By Afra Nariman
The Squid and the Whale (2005)
Directed by: Noah Baumbach
Stars: Jesse Eisenberg, Jeff Daniels, Laura Linney, Owen Kline, William Baldwin, Anna Paquin
Two brothers get caught in the middle of their writer-parents’ divorce, leading to problems in the lives of each kid. The tension in their family continues to rise as the film goes on.
Noah Baumbach, a master at capturing the reality of family drama, wrote and directed The Squid and the Whale, which metaphorically earns its title from an exhibit at the New York American Museum of Natural History. The film is partially autobiographical and is bluntly realistic. It tells the story of a family, headed by parents who are each intellectuals and writers in their own right. The father, Bernard (played by Jeff Daniels), is a literature professor who’s career as a writer is not going as well as it once did. On the other hand, the mother, Joan (played by Laura Linney), is experiencing a rise in her success as a writer. Their two sons, Frank and Walt each pick a side in the divorce. Walt (played by Jesse Eisenberg), the eldest son, religiously supports his father and blames his mother for the family breaking up. His little brother, Frank, is much more subtle about his opinions but clearly supports his mother. The film illustrates how children are shaped by their parents and their experiences.
Frank begins to act out in school (inappropriately), he begins to curse, drink alcohol and exhibit various other signs of a troubled child. Walt acts out as well, but not as blatantly as his little brother. He is clearly unsure of himself in many moments of the film, in his personal life most of all. He looks up to his father with a blind loyalty and makes every decision in his life based on what he thinks his father would think of it, even though his dad is noticeably unhappy and gives him questionable, often times selfish and destructive advice. His obsession to live up to his father’s standards intellectually, in his personal life and relationships leads him to a level of insecurity in who he is as his own person, and ultimately causes him to emotionally hurt both himself and those around him. Sometimes there are obstacles that can feel suffocating at times and hinder your ability to be happy, think straight and be free in your actions. That is how Walt seems to feel as the pressure of his parents’ divorce takes a bigger and bigger toll on him.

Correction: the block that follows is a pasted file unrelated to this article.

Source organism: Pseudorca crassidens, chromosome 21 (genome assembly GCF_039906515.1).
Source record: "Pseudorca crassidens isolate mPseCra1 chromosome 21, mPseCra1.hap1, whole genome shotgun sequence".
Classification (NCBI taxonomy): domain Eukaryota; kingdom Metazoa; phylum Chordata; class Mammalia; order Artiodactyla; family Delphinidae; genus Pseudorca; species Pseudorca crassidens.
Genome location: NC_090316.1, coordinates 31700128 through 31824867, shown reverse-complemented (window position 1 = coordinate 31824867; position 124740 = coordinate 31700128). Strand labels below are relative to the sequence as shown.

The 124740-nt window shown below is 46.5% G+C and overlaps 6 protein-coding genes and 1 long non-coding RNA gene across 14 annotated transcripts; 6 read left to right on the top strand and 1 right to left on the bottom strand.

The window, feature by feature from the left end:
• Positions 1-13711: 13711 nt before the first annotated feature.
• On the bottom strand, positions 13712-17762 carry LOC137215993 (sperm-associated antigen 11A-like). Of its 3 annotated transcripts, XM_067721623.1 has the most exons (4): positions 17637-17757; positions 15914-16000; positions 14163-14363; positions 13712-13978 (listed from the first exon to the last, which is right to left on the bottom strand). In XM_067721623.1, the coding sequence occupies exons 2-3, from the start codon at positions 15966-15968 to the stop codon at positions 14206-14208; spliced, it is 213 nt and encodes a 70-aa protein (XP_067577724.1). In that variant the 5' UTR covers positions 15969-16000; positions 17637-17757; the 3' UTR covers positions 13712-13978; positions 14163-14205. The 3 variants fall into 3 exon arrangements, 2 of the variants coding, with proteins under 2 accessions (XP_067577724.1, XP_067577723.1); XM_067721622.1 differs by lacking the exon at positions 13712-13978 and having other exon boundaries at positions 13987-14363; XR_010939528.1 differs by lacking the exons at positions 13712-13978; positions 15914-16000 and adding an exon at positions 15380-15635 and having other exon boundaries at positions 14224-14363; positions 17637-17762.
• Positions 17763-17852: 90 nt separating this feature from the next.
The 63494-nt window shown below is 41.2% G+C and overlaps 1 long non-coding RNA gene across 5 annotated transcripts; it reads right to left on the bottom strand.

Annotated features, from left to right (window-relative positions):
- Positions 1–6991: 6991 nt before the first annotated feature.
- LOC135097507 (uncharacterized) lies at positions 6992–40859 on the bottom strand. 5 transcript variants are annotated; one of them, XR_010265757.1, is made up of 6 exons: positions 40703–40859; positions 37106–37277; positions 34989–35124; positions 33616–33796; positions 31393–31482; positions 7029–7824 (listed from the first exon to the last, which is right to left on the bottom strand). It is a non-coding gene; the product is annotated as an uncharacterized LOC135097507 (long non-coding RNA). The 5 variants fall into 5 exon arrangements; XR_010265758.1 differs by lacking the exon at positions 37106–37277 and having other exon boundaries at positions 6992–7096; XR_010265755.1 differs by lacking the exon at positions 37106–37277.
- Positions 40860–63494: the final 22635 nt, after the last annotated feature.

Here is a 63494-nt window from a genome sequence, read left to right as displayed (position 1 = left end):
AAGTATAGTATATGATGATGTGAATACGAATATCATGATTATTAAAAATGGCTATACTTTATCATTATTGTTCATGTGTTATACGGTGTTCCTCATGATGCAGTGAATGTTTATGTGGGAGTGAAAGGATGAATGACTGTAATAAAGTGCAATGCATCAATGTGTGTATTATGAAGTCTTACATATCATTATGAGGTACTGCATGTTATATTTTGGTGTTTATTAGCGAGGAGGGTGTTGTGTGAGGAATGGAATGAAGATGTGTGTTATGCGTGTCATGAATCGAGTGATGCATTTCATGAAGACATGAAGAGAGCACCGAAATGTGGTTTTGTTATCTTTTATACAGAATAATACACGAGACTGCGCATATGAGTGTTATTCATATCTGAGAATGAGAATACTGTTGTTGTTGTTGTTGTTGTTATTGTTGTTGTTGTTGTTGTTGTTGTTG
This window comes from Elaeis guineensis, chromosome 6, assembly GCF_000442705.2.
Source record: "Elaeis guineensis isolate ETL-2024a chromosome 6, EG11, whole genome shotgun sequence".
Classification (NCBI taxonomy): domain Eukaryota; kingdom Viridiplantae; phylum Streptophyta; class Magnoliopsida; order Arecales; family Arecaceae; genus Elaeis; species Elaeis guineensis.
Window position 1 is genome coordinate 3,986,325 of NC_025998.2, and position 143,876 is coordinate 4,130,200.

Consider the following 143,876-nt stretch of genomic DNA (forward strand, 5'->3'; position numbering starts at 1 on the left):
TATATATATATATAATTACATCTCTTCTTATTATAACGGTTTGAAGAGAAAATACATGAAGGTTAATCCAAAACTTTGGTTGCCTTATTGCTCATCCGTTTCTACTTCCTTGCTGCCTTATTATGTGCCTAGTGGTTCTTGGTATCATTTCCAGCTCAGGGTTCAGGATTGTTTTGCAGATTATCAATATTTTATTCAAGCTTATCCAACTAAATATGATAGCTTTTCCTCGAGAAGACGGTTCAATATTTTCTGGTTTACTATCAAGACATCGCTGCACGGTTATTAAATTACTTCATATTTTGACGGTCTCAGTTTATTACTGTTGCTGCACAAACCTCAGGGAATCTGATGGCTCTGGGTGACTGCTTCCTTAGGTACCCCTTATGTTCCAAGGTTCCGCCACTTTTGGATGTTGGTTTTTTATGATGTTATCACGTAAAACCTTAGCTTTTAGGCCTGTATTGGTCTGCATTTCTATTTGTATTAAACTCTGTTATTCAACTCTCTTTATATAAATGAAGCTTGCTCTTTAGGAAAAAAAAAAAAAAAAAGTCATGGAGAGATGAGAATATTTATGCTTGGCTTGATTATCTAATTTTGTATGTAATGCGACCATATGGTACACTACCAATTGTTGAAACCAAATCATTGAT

The Squid and the Whale isn’t necessarily unprecedented. It isn’t as powerful as as say, Baumbach’s 2019 masterpiece Marriage Story, but it’s an incredible film nonetheless. Although it doesn’t do any singular thing extraordinarily, it does numerous things extremely well. This family drama encompasses all the emotions that life has to offer. Incorporating realistic portrayals of sadness, joy, anger, comedy and more; the film is able to engage with the audience on an emotional, personal and for some, relatable level.
The Squid and the Whale has a depth to it that makes you think about your own life; who you are and why you are the way you are. It makes you think of the ways in which your own experiences have shaped your values and your personality. This was Noah Baumbach’s first great film. Although it tells the emotionally erratic story of a family dealing with the tension that comes with divorce, it is told elegantly and with a certain fluidity that keeps the film grounded and composed. The Squid and the Whale can be watched from many different angles and is remarkable from each one.